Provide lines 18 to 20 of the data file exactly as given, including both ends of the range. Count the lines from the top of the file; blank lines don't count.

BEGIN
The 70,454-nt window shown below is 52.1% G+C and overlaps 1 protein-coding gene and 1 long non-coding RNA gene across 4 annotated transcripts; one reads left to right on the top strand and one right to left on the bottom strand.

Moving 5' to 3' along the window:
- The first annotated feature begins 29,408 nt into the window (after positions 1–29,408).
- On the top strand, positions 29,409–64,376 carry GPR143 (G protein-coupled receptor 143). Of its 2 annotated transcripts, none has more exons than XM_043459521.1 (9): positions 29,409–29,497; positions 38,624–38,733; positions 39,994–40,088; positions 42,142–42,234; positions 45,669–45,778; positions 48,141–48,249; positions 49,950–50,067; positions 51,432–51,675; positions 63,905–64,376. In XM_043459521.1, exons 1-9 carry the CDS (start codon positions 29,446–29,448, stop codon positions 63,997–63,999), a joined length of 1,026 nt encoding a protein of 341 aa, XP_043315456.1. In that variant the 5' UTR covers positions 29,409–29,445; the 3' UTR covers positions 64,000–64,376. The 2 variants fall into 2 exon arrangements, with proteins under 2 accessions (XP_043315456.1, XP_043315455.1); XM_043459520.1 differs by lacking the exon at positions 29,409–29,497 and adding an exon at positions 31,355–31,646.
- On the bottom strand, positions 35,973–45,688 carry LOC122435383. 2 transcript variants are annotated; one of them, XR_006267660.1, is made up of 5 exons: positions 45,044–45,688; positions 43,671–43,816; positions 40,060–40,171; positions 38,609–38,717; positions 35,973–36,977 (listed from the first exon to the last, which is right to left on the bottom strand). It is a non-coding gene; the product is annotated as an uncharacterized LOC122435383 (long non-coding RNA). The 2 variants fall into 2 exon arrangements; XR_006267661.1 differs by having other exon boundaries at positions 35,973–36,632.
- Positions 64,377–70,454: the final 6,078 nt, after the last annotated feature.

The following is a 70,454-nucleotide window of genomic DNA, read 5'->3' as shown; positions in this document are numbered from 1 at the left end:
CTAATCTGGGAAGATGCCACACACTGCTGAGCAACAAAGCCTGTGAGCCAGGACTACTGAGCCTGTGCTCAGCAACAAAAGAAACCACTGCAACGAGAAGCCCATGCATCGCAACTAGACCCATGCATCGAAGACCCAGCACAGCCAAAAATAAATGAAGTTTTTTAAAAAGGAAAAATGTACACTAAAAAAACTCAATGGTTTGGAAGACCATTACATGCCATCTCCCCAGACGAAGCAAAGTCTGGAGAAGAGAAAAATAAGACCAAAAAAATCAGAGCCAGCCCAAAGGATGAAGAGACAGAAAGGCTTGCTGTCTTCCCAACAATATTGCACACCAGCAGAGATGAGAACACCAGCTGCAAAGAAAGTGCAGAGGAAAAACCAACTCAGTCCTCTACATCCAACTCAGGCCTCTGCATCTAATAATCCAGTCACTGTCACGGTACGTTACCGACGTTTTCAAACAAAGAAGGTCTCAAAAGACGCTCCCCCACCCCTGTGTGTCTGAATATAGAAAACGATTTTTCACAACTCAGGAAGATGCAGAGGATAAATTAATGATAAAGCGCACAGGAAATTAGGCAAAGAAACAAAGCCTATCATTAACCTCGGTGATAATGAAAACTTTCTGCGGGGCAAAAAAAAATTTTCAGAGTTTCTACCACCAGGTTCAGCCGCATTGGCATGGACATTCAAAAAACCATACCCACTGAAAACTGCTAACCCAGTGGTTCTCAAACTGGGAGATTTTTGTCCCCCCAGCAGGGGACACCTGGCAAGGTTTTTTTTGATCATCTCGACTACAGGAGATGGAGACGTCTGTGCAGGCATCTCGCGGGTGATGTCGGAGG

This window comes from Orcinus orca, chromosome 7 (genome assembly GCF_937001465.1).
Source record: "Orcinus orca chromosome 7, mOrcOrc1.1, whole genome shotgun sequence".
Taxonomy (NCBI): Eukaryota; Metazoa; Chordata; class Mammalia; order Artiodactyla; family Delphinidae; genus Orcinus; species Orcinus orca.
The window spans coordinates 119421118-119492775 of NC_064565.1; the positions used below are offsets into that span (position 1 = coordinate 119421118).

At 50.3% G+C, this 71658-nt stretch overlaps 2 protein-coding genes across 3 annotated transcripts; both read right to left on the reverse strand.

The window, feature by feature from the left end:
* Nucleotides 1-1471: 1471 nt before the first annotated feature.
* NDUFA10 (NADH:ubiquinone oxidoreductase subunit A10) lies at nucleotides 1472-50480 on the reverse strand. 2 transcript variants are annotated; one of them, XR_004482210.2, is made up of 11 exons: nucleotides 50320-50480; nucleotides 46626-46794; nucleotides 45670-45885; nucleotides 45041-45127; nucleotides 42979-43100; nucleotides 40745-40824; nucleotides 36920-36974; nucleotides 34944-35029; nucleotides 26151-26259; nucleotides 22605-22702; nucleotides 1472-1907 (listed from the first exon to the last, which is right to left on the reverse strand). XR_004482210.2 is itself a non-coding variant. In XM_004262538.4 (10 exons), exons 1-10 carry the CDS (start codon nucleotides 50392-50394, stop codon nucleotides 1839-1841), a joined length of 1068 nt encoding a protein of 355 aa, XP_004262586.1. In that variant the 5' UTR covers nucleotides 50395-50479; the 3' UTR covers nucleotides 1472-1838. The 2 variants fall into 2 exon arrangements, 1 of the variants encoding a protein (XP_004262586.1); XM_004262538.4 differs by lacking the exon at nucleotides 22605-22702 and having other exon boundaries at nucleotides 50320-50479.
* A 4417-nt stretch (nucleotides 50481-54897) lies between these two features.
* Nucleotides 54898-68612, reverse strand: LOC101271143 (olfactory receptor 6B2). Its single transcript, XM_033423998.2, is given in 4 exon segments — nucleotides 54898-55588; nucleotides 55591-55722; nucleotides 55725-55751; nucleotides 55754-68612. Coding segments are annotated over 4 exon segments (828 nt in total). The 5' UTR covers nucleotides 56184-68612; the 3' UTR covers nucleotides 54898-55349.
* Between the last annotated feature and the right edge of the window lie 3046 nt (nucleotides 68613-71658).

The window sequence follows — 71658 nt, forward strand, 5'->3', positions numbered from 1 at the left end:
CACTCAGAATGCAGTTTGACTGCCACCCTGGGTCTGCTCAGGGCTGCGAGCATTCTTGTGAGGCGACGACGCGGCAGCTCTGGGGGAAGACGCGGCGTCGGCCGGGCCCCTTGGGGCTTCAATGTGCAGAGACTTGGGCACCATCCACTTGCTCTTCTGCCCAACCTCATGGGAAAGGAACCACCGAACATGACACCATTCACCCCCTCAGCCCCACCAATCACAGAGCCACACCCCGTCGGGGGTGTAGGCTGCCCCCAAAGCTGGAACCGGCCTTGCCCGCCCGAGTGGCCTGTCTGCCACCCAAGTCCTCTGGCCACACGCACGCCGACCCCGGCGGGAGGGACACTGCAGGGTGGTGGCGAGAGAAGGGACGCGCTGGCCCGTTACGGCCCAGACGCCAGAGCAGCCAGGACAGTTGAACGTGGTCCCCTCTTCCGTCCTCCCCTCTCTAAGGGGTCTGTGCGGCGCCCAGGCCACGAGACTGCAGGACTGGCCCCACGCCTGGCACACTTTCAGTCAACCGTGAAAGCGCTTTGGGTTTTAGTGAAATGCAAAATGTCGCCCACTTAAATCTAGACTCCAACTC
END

* Nucleotides 54898-68612, reverse strand: LOC101271143 (olfactory receptor 6B2). Its single transcript, XM_033423998.2, is given in 4 exon segments — nucleotides 54898-55588; nucleotides 55591-55722; nucleotides 55725-55751; nucleotides 55754-68612. Coding segments are annotated over 4 exon segments (828 nt in total). The 5' UTR covers nucleotides 56184-68612; the 3' UTR covers nucleotides 54898-55349.
* Between the last annotated feature and the right edge of the window lie 3046 nt (nucleotides 68613-71658).

The window sequence follows — 71658 nt, forward strand, 5'->3', positions numbered from 1 at the left end: